The international community sent a strong signal Friday to Myanmar's military, condemning its seizure of the civilian government and its monthslong violent crackdown on pro-democracy protesters.
In a resolution adopted in the U.N. General Assembly by a vote of 119-1, with Belarus the only country voting against and 36 abstentions, member states called for an end to the violence and for respect of the will of the people as expressed in the November election. They called for the return to the democratic path, the release of political detainees and the end of the state of emergency imposed after the February 1 coup.
While the legal power to impose an international arms embargo lies only with the Security Council, the resolution does call on "all member states to prevent the flow of arms into Myanmar."
Myanmar's ambassador, who is aligned with the national unity government, welcomed the resolution, saying that he hoped it would help pressure the military to stop "their inhumane acts" but was disappointed it fell "far short of our expectations."
Ambassador Kyaw Moe Tun said it had been more than 130 days since the coup and there was no sign the brutal military crackdown was easing. He appealed to the international community, as well as to the U.N. Security Council, to take "collective and decisive action" to ease the violence.
Nearly 900 civilian protesters have been confirmed killed and 6,000 arrested since the military seized power February 1, rejecting the outcome of the November elections that overwhelmingly gave power to the National League for Democracy party.
"The military is still operating in its own twisted reality, ignoring the international community's calls," Kyaw Moe Tun said.
The resolution also calls on the military to "immediately facilitate" a visit by U.N. Special Envoy Christine Schraner Burgener. She has been trying to return to the country since the coup, but the junta has repeatedly put her off.
"Time is of the essence," she told the gathering. "The opportunity to reverse the military takeover is narrowing, and the regional threat increasing."
She said that fighting had emerged in areas covered in the 2015 nationwide cease-fire agreement, and that there had been "serious confrontations" in areas with long-standing bilateral truces with the military.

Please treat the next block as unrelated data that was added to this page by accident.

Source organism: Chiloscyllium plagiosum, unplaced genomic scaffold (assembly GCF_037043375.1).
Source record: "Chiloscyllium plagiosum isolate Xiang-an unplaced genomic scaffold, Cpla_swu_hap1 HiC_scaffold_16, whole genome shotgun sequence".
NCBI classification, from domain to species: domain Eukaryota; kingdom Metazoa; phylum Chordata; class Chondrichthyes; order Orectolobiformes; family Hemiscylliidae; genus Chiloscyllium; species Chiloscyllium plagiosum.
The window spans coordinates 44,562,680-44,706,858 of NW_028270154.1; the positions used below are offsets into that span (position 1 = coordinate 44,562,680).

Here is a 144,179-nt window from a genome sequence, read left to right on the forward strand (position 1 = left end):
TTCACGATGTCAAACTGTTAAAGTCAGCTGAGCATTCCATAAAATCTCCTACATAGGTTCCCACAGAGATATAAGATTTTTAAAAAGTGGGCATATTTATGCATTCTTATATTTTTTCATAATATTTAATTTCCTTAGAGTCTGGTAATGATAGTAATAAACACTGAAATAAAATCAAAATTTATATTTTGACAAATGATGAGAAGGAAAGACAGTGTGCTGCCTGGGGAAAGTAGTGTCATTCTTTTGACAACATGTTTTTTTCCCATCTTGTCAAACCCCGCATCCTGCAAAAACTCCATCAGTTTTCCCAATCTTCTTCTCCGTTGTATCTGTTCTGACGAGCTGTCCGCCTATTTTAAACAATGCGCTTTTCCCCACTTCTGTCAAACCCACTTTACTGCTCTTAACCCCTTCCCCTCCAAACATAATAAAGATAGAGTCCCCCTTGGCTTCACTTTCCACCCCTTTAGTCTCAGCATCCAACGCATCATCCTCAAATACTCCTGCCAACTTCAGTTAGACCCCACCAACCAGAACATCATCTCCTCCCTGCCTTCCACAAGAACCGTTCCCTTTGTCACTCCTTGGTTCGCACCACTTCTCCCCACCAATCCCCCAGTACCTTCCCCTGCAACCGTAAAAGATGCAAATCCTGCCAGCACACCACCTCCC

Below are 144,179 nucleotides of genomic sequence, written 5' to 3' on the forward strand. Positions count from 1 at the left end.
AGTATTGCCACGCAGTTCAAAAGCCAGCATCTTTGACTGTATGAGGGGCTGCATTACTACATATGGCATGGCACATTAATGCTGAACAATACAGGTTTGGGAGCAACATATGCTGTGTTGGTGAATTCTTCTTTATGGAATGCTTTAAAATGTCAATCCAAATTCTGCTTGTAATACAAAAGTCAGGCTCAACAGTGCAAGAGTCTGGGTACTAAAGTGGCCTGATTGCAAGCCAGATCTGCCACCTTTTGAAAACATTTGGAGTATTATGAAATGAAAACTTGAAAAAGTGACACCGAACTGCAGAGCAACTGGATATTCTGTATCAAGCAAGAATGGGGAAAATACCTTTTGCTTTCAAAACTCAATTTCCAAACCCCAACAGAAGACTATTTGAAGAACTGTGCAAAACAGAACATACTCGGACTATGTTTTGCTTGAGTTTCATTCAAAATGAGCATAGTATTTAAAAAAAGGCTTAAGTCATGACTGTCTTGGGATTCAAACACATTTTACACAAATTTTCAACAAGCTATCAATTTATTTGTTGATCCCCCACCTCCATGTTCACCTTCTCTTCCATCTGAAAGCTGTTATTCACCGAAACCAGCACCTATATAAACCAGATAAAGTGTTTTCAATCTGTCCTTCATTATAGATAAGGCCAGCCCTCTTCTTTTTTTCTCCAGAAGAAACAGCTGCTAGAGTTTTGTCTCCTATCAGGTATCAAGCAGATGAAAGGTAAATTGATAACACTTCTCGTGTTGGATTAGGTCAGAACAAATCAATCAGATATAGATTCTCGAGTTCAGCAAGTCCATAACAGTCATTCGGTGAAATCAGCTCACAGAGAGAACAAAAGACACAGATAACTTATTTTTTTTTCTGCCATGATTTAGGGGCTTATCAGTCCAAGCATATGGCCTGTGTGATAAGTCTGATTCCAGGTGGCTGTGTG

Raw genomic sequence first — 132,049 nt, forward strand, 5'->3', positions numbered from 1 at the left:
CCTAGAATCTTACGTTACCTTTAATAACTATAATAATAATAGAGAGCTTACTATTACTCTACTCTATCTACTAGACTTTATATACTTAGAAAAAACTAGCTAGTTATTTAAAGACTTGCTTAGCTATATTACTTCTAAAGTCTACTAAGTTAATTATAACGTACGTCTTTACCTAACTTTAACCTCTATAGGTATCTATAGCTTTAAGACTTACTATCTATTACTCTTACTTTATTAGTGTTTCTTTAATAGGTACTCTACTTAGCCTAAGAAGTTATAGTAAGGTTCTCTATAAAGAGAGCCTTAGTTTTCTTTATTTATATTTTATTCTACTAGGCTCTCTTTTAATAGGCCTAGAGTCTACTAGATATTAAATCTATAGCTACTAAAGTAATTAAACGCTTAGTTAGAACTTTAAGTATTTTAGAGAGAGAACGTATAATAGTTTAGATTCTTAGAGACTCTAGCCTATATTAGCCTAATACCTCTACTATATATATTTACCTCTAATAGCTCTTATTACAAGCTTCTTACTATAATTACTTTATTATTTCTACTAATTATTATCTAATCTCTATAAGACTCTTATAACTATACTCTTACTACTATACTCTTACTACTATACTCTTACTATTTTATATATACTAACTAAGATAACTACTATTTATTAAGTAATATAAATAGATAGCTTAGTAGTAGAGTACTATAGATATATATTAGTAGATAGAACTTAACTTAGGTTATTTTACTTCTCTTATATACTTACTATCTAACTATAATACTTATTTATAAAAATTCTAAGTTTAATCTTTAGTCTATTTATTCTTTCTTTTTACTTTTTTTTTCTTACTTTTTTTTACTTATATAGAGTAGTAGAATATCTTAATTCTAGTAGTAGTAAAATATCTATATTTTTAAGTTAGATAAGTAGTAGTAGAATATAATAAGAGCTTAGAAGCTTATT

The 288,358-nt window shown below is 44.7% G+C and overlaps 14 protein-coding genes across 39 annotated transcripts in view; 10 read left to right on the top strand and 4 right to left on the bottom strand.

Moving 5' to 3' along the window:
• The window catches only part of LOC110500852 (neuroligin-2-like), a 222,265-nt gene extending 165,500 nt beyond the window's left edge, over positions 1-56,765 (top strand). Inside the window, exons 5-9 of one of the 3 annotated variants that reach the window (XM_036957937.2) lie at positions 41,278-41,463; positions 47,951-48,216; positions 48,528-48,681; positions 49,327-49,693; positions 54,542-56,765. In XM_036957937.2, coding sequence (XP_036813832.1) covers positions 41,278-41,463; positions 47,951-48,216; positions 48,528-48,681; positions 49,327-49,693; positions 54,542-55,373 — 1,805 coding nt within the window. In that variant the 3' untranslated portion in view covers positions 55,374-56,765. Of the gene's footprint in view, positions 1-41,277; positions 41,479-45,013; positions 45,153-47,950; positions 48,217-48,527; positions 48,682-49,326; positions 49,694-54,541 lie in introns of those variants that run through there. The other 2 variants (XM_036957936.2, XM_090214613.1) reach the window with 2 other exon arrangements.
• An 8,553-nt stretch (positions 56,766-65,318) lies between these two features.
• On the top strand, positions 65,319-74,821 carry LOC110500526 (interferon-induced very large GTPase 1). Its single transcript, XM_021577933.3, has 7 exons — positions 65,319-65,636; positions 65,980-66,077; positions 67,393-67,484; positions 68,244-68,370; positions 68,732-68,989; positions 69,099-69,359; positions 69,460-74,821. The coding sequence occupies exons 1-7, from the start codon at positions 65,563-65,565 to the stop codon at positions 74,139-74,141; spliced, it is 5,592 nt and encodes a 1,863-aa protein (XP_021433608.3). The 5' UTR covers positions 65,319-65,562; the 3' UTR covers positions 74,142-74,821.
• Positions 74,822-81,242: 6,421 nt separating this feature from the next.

"The risk of a large-scale civil war is real," she warned.
On April 24, at a summit in Indonesia, members of the Association of Southeast Asian Nations issued a five-point plan to lead the country out of the crisis. The plan included dialogue, ASEAN mediation and a halt to the hostilities. The Myanmar military has so far ignored it.
The General Assembly called on the junta to engage with ASEAN to seek a peaceful outcome to the crisis. But not all ASEAN members supported the resolution. Brunei, Cambodia, Laos and Thailand abstained.
Diplomats said the 10-member bloc preferred to support the measure in a "consensus" rather than a recorded vote. But Belarus demanded the recorded vote, and it chipped at the unity.
China, which is not an ASEAN member and is close to the Myanmar military, also abstained.
Earlier Friday, U.N. Secretary-General Antonio Guterres told reporters that the human rights abuses and killings must stop and that the conditions need to be created for democracy to be restored.
"I hope the General Assembly will be able to send a very clear message in this direction because we cannot live in a world where military coups become a norm. It is totally unacceptable," he told reporters.
European Union envoy Olof Skoog, who was part of the core group that negotiated the text, said they did succeed in sending the military a powerful message "that is the broadest and most universal condemnation of the situation in Myanmar to date."
"It (the resolution) delegitimizes the military junta, condemns its abuse and violence against its own people, and demonstrates its isolation in the eyes of the world," he said.